An epic journey…

I got all the things I needed to diagnose my BananaPi M5 issues. And I took a very long, windy road to a very simple solution. But I learned an awful lot in the process.

Reconstructing the BananaPi M5

I got tired of poking around the BananaPi M5, and decided I wanted to start from scratch. The boot order of the BananaPi means that, in order to format the EMMC and start from scratch, I needed some hardware.

I ordered a USB to Serial debug cable so that I could connect to the BananaPi (BPi from here on out), interrupt the boot sequence, and use uboot to wipe the disk (or at least the MBR). That would force the BPi to use the SD as a boot drive. From there, I would follow the same steps I did in provisioning the BPi the first time around.

For reference, with the cable I bought, I was able to connect the debug using Putty with the following settings:

Your COM port will probably be different: open the Device Manager to find yours.

I also had to be a little careful about wiring: When I first hooked it up, I connected the transmit cable (white) to the Tx pin, and the receive cable (green) to the Rx pin. That gave me nothing. Then I realized that I had to swap the pins: The transmit cable (white) goes to the Rx pin, and the receive cable (green) goes to the Tx pin. Once swapped, the terminal lit up.

I hit the reset button on the BPi, and as soon as I could, I hit Ctrl-C. This took me into the uboot console. I then followed these steps to erase the first 1000 blocks. From there, I had a “cleanish” BPi. To fully wipe the EMMC, I booted an SD card that had the BPI Ubuntu image, and wiped the entire disk:

dd if=/dev/zero of=/dev/mmcblk0 bs=1M

Where /dev/mmcblk0 is the address of the EMMC drive. This writes all zeros to the EMMC, and cleaned it up nicely.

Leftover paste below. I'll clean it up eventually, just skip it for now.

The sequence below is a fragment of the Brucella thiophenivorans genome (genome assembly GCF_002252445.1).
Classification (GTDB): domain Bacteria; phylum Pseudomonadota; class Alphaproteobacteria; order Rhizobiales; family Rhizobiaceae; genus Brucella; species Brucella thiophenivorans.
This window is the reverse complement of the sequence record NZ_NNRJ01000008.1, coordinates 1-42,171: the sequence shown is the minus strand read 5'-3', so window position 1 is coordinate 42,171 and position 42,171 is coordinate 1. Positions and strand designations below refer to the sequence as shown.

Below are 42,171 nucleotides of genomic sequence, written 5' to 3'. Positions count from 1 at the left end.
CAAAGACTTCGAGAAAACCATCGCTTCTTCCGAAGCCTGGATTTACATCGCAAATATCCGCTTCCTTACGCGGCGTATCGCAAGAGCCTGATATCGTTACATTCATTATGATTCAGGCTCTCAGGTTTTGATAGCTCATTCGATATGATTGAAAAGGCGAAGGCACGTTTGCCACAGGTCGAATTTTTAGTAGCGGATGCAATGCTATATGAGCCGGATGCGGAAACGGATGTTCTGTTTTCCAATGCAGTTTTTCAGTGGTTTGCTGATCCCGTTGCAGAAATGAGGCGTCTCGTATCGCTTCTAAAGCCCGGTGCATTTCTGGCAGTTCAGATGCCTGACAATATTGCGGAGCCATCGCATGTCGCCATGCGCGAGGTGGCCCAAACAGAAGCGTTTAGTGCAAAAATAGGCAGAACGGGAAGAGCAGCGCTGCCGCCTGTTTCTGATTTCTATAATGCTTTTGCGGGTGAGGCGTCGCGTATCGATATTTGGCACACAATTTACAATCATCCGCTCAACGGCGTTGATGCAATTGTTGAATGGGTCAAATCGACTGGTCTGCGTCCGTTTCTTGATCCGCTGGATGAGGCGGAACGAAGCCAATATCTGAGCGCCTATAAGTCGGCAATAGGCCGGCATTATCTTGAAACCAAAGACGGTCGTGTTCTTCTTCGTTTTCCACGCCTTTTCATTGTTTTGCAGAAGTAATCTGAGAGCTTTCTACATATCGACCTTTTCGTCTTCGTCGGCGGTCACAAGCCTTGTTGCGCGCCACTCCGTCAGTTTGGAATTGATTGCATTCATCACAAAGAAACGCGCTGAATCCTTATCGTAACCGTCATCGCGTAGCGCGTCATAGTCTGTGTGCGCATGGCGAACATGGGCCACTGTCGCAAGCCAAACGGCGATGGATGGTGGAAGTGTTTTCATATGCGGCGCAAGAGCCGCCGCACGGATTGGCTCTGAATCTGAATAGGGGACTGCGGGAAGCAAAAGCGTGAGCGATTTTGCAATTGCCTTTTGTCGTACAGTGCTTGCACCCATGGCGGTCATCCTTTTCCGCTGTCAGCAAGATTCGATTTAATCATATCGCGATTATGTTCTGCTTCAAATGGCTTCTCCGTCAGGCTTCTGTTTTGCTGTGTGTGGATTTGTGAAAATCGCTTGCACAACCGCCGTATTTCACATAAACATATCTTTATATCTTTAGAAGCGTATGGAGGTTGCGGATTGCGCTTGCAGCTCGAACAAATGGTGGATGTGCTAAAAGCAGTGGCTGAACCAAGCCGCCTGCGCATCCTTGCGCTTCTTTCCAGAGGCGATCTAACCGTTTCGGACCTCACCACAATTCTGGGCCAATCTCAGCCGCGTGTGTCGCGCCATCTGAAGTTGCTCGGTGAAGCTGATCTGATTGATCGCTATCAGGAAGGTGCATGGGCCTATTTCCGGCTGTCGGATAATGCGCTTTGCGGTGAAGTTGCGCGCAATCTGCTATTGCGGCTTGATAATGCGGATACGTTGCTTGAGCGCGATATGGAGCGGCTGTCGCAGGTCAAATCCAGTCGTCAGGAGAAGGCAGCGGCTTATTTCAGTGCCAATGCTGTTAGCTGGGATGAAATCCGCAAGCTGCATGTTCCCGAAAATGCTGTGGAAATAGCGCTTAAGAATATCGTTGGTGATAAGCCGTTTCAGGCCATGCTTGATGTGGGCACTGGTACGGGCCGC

New install, same problem

After following the steps to install Ubuntu 20.04 to the EMMC, I did an apt upgrade and a do-release-upgrade to get up to 22.04.3. And the SAME network issue reared its ugly head. Back at it with fresh eyes, I determined that something changed in the network configuration, and the cloud-init setup that had worked for this particular BPI image is no longer valid.

What were the symptoms? I combed through logs, but the easiest identifier was, when running networkctl, eth0 was reporting as unmanaged.

So, I did two things: First, disable the network configuration in cloud-init by changing /etc/cloud/cloud.cfg.d/99-fake_cloud.cfg to the following:

datasource_list: [ NoCloud, None ]
    fs_label: BPI-BOOT
network: { config : disable }

Second, configure netplan by editing /etc/netplan/50-cloud-init.yaml:

            dhcp4: true
            dhcp-identifier: mac
    version: 2

After that, I ran netplan generate and netplan apply, and the interface now showed as managed when executing networkctl. More importantly, after a reboot, the BPi initialized the network and everything is up and running.

Backup and Scripting

This will be the second proxy I’ve configured in under 2 months, so, well, now is the time to write the steps down and automate if possible.

Before I did anything, I created a bash script to copy important files off of the proxy and onto my NAS. This includes:

  • Nginx configuration files
  • Custom rsyslog file for sending logs to loki
  • Grafana Agent configuration file
  • Files for certbot/cloudflare certificate generation
  • The backup script itself.

With those files on the NAS, I scripted out restoration of the proxy to the fresh BPi. I will plan a little downtime to make the switch: while the switchover won’t be noticeable to the outside world, some of the internal networking takes a few minutes to swap over, and I would hate to have a streaming show go down in the middle of viewing…. I would certainly take flak for that.







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